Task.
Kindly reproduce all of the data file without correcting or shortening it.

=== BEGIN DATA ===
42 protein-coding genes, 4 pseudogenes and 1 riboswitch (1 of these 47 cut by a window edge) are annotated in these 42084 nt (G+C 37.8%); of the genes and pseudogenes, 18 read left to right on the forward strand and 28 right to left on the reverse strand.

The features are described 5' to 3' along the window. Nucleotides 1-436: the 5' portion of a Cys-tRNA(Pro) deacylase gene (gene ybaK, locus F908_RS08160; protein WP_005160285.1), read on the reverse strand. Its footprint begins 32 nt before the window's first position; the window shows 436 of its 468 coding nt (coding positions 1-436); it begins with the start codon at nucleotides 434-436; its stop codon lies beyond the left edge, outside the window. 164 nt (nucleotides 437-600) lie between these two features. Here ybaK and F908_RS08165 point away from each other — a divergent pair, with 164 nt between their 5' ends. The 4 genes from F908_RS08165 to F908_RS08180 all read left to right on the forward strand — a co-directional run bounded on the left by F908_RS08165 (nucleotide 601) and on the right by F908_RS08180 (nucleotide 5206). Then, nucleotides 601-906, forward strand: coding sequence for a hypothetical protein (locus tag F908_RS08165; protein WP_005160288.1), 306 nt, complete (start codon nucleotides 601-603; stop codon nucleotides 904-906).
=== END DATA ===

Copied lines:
42 protein-coding genes, 4 pseudogenes and 1 riboswitch (1 of these 47 cut by a window edge) are annotated in these 42084 nt (G+C 37.8%); of the genes and pseudogenes, 18 read left to right on the forward strand and 28 right to left on the reverse strand.

The features are described 5' to 3' along the window. Nucleotides 1-436: the 5' portion of a Cys-tRNA(Pro) deacylase gene (gene ybaK, locus F908_RS08160; protein WP_005160285.1), read on the reverse strand. Its footprint begins 32 nt before the window's first position; the window shows 436 of its 468 coding nt (coding positions 1-436); it begins with the start codon at nucleotides 434-436; its stop codon lies beyond the left edge, outside the window. 164 nt (nucleotides 437-600) lie between these two features. Here ybaK and F908_RS08165 point away from each other — a divergent pair, with 164 nt between their 5' ends. The 4 genes from F908_RS08165 to F908_RS08180 all read left to right on the forward strand — a co-directional run bounded on the left by F908_RS08165 (nucleotide 601) and on the right by F908_RS08180 (nucleotide 5206). Then, nucleotides 601-906, forward strand: coding sequence for a hypothetical protein (locus tag F908_RS08165; protein WP_005160288.1), 306 nt, complete (start codon nucleotides 601-603; stop codon nucleotides 904-906).